§ 38. Professor A. V. Hill
asked the Minister of Health whether he is aware: that an offer has been received from the Rockefeller Foundation in New York to undertake and provide for the clinical training and maintenance of selected British medical students in a number of medical schools in the United States of America and Canada; and whether he will 1010 arrange for all facilities and encouragement to be given for carrying out the scheme
§ Mr. E. Brown
Yes, Sir. I am aware of the offer, and I desire to express my very sincere appreciation of this sign of practical help and sympathy on the part of the Foundation and of the Medical Schools in America. I will certainly do all I can to further this scheme. I understand that a committee has been set up in this country under the chairmanship of the Vice-Chancellor of Manchester University to select the students; that the first group will leave for America as soon as possible; and that the General Medical Council, the licensing bodies and the universities are all in agreement on the advantages of the scheme. I am sure that when the students return to this country their experience will be of great value, and I hope that this plan may further strengthen the close co-operation in medicine and public health between Great Britain, the United States and Canada.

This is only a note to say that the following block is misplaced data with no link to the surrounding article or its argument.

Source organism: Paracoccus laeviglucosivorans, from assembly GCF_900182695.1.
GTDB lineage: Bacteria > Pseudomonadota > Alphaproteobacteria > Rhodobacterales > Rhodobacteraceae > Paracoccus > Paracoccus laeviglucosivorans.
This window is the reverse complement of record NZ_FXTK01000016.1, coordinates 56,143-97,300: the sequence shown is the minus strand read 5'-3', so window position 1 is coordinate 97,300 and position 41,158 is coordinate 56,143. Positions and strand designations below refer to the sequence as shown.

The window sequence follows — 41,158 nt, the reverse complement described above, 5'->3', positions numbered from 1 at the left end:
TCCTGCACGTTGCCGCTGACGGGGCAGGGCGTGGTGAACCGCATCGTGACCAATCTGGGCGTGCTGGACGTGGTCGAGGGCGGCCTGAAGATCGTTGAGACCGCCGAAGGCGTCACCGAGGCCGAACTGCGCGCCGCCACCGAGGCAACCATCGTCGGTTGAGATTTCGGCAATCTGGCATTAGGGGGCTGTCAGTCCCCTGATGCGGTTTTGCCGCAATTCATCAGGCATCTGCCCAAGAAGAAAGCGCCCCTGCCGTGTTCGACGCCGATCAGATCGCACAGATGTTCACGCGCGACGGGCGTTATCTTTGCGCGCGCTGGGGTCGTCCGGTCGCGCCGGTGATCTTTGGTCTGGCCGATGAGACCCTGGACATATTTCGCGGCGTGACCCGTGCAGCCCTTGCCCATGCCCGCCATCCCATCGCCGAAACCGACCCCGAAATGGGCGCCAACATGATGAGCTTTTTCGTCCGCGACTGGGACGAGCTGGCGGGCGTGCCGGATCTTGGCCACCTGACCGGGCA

§ Sir Francis Fremantle
Does the right hon. Gentleman recognise that some of the best students will be rather reluctant to leave this country and go to a safer country during the war? At the same time it is necessary that they should avail themselves of this opportunity, so will he do all he can to encourage them to avail themselves of it as a national duty?
§ Mr. Maxton
What are the advantages of shipping medical students across the Atlantic when our own medical schools are not fully utilised at the moment?
§ Mr. Maxton
The right hon. Gentleman says he appreciates the advantages of this scheme. I am simply asking what are the advantages of an American medical training?